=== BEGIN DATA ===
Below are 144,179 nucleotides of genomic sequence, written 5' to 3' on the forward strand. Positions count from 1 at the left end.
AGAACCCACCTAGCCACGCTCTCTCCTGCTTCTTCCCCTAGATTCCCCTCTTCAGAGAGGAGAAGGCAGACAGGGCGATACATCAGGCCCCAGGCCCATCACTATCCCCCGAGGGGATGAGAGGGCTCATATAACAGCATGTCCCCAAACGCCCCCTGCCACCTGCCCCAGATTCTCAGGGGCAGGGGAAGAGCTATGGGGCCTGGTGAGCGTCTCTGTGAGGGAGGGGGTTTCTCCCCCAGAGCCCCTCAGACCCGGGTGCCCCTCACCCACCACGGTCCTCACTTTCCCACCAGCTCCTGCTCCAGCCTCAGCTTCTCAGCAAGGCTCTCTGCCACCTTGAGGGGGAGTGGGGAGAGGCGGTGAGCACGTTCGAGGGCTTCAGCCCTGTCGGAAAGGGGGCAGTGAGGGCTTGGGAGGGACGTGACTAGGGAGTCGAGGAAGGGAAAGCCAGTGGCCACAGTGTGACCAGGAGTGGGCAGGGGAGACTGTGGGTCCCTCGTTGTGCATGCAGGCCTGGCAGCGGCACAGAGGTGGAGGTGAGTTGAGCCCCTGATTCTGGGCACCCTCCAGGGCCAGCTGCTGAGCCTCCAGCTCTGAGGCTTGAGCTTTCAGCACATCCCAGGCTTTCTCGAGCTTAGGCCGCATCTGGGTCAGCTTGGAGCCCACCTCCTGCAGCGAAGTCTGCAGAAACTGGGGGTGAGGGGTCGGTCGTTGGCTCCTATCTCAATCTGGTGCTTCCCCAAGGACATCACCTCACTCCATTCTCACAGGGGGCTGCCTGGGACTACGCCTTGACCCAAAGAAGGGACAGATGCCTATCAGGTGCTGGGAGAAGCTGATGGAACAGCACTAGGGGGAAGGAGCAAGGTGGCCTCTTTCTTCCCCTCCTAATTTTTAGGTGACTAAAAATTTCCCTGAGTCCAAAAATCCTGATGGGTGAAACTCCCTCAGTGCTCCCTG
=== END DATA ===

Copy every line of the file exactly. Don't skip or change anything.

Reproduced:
Below are 144,179 nucleotides of genomic sequence, written 5' to 3' on the forward strand. Positions count from 1 at the left end.
AGAACCCACCTAGCCACGCTCTCTCCTGCTTCTTCCCCTAGATTCCCCTCTTCAGAGAGGAGAAGGCAGACAGGGCGATACATCAGGCCCCAGGCCCATCACTATCCCCCGAGGGGATGAGAGGGCTCATATAACAGCATGTCCCCAAACGCCCCCTGCCACCTGCCCCAGATTCTCAGGGGCAGGGGAAGAGCTATGGGGCCTGGTGAGCGTCTCTGTGAGGGAGGGGGTTTCTCCCCCAGAGCCCCTCAGACCCGGGTGCCCCTCACCCACCACGGTCCTCACTTTCCCACCAGCTCCTGCTCCAGCCTCAGCTTCTCAGCAAGGCTCTCTGCCACCTTGAGGGGGAGTGGGGAGAGGCGGTGAGCACGTTCGAGGGCTTCAGCCCTGTCGGAAAGGGGGCAGTGAGGGCTTGGGAGGGACGTGACTAGGGAGTCGAGGAAGGGAAAGCCAGTGGCCACAGTGTGACCAGGAGTGGGCAGGGGAGACTGTGGGTCCCTCGTTGTGCATGCAGGCCTGGCAGCGGCACAGAGGTGGAGGTGAGTTGAGCCCCTGATTCTGGGCACCCTCCAGGGCCAGCTGCTGAGCCTCCAGCTCTGAGGCTTGAGCTTTCAGCACATCCCAGGCTTTCTCGAGCTTAGGCCGCATCTGGGTCAGCTTGGAGCCCACCTCCTGCAGCGAAGTCTGCAGAAACTGGGGGTGAGGGGTCGGTCGTTGGCTCCTATCTCAATCTGGTGCTTCCCCAAGGACATCACCTCACTCCATTCTCACAGGGGGCTGCCTGGGACTACGCCTTGACCCAAAGAAGGGACAGATGCCTATCAGGTGCTGGGAGAAGCTGATGGAACAGCACTAGGGGGAAGGAGCAAGGTGGCCTCTTTCTTCCCCTCCTAATTTTTAGGTGACTAAAAATTTCCCTGAGTCCAAAAATCCTGATGGGTGAAACTCCCTCAGTGCTCCCTG